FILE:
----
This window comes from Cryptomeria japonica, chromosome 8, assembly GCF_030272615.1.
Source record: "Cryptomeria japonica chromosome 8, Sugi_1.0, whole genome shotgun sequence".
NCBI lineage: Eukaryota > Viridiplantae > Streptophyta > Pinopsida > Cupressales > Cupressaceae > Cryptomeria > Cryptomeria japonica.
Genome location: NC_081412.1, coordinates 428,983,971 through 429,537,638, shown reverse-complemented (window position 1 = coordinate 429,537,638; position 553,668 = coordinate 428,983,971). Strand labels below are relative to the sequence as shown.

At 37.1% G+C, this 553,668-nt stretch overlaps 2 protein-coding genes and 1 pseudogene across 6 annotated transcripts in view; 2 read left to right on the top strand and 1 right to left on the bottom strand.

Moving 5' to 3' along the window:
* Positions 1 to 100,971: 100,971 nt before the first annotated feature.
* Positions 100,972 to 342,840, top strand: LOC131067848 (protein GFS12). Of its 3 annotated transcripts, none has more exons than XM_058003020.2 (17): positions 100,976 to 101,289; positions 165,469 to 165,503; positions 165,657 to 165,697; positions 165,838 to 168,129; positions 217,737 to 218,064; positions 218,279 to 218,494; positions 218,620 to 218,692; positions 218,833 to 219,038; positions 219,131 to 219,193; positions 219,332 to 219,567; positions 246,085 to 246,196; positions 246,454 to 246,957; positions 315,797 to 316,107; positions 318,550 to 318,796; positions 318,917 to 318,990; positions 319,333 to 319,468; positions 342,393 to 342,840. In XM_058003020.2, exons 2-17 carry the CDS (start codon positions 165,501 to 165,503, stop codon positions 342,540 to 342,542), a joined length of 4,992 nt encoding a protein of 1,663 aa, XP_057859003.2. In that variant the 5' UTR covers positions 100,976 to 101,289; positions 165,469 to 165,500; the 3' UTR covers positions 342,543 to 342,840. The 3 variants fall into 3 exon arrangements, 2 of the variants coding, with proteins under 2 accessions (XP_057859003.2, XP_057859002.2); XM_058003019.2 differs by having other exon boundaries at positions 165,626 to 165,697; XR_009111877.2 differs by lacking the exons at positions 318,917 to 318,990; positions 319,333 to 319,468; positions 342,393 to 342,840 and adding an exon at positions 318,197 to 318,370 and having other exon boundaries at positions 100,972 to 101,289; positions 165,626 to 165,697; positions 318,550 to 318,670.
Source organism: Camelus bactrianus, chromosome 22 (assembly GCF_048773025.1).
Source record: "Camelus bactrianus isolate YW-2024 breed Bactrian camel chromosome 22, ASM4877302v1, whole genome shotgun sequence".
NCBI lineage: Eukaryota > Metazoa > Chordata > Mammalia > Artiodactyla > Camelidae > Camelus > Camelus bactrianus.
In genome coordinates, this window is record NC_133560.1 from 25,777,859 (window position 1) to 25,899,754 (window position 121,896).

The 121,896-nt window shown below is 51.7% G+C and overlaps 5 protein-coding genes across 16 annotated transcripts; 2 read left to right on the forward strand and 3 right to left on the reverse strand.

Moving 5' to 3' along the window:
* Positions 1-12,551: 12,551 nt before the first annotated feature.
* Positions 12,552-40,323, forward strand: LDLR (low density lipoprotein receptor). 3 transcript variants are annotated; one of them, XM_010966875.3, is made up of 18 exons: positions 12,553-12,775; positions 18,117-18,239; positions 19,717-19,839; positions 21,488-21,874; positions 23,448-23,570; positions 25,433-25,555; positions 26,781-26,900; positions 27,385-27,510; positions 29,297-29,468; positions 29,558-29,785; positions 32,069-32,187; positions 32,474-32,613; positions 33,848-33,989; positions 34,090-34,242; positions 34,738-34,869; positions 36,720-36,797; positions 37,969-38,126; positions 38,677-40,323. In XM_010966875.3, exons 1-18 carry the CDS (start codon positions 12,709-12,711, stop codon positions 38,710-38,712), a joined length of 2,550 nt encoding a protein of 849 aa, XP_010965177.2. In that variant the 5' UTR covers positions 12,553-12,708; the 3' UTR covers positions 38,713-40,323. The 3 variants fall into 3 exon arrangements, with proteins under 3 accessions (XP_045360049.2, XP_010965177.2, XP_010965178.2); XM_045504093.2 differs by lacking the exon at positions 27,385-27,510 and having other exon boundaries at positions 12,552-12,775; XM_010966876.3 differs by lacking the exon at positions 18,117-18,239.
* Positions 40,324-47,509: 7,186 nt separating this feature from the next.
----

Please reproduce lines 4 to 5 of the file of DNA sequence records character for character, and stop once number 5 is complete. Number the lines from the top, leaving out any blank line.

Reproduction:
Genome location: NC_081412.1, coordinates 428,983,971 through 429,537,638, shown reverse-complemented (window position 1 = coordinate 429,537,638; position 553,668 = coordinate 428,983,971). Strand labels below are relative to the sequence as shown.

At 37.1% G+C, this 553,668-nt stretch overlaps 2 protein-coding genes and 1 pseudogene across 6 annotated transcripts in view; 2 read left to right on the top strand and 1 right to left on the bottom strand.